Victor Emmanuel III
Victor Emmanuel III
Victor Emmanuel III (1869-1947) was king of Italy from 1900 to 1946. He contributed to the liquidation of the Italian monarchy.
Victor Emmanuel was born on Nov. 11, 1869, in Naples. After his father, Umberto I, was assassinated in 1900, Victor Emmanuel succeeded to the throne. His lifelong preference for matters martial had been set by military training and army service. But the political circumstances of his time prevented him from asserting a commanding personality in either war or peace.
In 1896 Victor Emmanuel married Princes Elena of Montenegro. They had five children, among whom were Umberto, the last legal king of Italy, and Mafalda, whose death in 1944 at the Buchenwald concentration camp enrolled her among the list of victims of that Fascist holocaust her father had helped to unleash upon Europe.
In Italy, as in other countries of Europe, the impact of World War I produced unforeseen shifts in the political spectrum. Particularly important were certain defections from the ranks of the Italian Socialist party. On the left arose a number of splinter factions, some of whom sympathized with the Russian Bolsheviks, but who were slow to form an Italian Communist party. To the right emerged the figure of Benito Mussolini, once a prominent Socialist journalist, now the leader of a band of middle-class ultranationalist bravos called Fascists. While the Fascists loudly supported the Italian claims to territory given to Yugoslavia after the war and vented their ire on striking workers, the left supported and led the strikers and, inspired by the revolutionary leader Antonio Gramsci, encouraged occupation of factories in the leading industrial center of Turin.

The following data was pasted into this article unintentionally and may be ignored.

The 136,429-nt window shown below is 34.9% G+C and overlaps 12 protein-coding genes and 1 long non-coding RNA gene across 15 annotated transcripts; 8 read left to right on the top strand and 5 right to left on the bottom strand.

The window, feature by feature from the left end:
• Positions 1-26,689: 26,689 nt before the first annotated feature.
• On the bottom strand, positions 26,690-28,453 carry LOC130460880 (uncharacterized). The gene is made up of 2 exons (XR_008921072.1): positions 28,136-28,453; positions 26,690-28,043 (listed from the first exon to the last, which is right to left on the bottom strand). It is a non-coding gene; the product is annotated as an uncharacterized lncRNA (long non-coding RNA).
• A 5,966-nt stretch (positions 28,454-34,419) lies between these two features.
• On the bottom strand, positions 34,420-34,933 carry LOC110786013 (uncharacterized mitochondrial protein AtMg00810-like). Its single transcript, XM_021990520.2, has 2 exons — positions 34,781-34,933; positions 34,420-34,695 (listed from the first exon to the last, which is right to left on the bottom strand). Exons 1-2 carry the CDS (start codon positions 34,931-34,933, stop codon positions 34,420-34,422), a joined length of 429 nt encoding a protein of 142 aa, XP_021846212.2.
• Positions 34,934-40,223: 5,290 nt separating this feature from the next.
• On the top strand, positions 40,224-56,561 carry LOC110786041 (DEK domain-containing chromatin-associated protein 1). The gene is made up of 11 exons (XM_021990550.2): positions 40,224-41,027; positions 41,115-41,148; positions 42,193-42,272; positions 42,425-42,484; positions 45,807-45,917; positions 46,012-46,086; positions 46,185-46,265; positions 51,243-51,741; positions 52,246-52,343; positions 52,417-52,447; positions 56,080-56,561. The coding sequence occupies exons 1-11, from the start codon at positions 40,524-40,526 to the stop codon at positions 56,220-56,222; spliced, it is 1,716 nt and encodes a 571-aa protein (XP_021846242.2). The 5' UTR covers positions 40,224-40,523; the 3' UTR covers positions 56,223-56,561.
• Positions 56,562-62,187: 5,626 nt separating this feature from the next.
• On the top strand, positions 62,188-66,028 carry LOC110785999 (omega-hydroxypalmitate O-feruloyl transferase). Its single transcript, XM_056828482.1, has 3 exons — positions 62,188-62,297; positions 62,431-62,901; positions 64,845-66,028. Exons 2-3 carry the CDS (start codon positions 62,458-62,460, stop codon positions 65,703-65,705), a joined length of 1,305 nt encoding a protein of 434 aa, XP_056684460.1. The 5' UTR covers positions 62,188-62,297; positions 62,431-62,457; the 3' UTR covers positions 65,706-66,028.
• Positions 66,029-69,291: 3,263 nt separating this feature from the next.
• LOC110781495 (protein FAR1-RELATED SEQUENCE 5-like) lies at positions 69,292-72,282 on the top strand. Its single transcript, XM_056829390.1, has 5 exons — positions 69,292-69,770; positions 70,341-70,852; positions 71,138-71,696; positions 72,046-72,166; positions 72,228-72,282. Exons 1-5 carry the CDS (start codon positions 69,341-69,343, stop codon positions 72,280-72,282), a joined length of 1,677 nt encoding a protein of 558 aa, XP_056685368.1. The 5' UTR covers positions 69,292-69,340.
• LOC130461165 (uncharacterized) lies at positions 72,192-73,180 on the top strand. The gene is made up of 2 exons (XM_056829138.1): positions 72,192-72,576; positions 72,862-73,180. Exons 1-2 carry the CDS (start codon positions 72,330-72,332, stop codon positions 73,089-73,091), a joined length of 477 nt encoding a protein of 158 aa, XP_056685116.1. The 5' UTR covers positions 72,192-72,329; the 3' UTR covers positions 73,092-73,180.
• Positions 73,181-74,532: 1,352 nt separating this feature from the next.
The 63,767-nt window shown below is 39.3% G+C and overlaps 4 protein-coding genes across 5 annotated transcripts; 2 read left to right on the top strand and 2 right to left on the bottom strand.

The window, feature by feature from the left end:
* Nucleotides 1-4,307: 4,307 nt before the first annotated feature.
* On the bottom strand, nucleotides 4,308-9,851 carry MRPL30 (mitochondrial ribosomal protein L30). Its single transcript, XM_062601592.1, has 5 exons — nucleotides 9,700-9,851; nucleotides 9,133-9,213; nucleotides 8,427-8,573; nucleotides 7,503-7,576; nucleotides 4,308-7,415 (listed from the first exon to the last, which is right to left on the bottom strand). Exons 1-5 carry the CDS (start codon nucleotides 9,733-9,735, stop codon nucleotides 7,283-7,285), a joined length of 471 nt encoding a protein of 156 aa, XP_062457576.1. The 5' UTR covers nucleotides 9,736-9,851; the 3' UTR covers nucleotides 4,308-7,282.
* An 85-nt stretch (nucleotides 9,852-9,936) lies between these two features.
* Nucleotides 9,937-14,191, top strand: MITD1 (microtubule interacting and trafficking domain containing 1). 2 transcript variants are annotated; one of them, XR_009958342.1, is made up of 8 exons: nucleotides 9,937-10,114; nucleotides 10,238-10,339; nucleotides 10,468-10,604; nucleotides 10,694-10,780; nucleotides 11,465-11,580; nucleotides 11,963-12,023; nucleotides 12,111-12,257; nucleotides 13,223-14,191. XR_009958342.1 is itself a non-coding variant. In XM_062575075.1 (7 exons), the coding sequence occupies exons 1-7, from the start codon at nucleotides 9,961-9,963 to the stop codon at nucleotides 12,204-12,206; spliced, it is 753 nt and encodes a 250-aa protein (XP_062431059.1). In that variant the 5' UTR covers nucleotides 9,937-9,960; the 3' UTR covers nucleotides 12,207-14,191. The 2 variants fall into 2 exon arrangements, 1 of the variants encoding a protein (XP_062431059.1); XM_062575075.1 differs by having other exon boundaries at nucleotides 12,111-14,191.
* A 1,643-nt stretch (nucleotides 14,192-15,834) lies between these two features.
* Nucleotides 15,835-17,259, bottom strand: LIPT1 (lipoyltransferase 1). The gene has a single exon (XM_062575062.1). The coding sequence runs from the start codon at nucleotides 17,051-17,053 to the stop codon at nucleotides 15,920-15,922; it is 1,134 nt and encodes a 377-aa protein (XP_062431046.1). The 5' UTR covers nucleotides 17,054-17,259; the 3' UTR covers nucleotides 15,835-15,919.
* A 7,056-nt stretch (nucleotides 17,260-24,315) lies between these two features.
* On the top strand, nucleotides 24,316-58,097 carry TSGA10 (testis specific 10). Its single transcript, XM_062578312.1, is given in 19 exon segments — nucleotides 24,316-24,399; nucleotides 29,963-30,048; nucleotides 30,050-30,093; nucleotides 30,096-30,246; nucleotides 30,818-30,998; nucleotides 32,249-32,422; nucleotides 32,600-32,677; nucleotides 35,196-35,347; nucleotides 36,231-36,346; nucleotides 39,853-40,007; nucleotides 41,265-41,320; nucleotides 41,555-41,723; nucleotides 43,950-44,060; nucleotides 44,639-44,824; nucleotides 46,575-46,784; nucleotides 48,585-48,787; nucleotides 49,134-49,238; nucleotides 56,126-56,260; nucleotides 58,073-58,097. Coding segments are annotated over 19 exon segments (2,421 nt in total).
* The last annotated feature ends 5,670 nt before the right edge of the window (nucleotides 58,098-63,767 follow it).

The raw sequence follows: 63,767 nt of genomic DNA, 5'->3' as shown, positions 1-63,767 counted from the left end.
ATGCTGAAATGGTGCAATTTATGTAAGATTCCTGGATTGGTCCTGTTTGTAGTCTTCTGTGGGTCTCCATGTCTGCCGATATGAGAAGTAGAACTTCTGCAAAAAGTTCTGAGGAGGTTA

Frightened by working-class militancy, the old political establishment veered sharply right and looked on with satisfaction while the Fascists stepped up their punitive raids against labor and Socialist politicians. Yet by the time Mussolini's rabble assembled for its "March on Rome, " the tide of labor militancy had already begun to recede. On the eve of the march (Oct. 28, 1922) the government decided to proclaim martial law against the Fascist threat. But when asked to sign the decree, Victor Emmanuel refused. At this moment, the King occupied the crucial position later held by Paul von Hindenburg in Germany; in both cases the results were the same—the admission to the governing circles of Fascist dictators whose "temporary" rule during the pseudo-emergency would "restore order" and teach conformity to the rebellious left. Needless to say, the emergency never ended, at least not until 20 years of fascism had brought upon the Italian people the horrors of war and foreign occupation.
For the King, the rest was anticlimax. As head of state, he signed the decrees that deprived his countrymen of their liberties and that destroyed the parliamentary system. His only other opportunity to act independently came after Mussolini's downfall, when he handed over the reins of government to the conservative marshal Pietro Badoglio rather than to a representative of the joint anti-Fascist resistance. This was in 1943; the following year Victor Emmanuel, while retaining his title, handed over what was left of the royal power to his son. In May 1946 he abdicated, but the monarchy outlasted him by less than a month. He died in exile in Egypt on Dec. 28, 1947. His career demonstrates that he never really came to terms with democracy and that in his few moments of meaningful political choice he preferred to deal with the representatives of savage reaction rather than concede an inch to the demands of the people.
Discussions of Victor Emmanuel's reign are found in John M. Cammett, Antonio Gramsci and the Origins of Italian Communism (1967); Denis Mack Smith, Italy: A Modern History (rev. ed. 1969); and A. William Salomone, Italy from the Risorgimento to Fascism (1970). □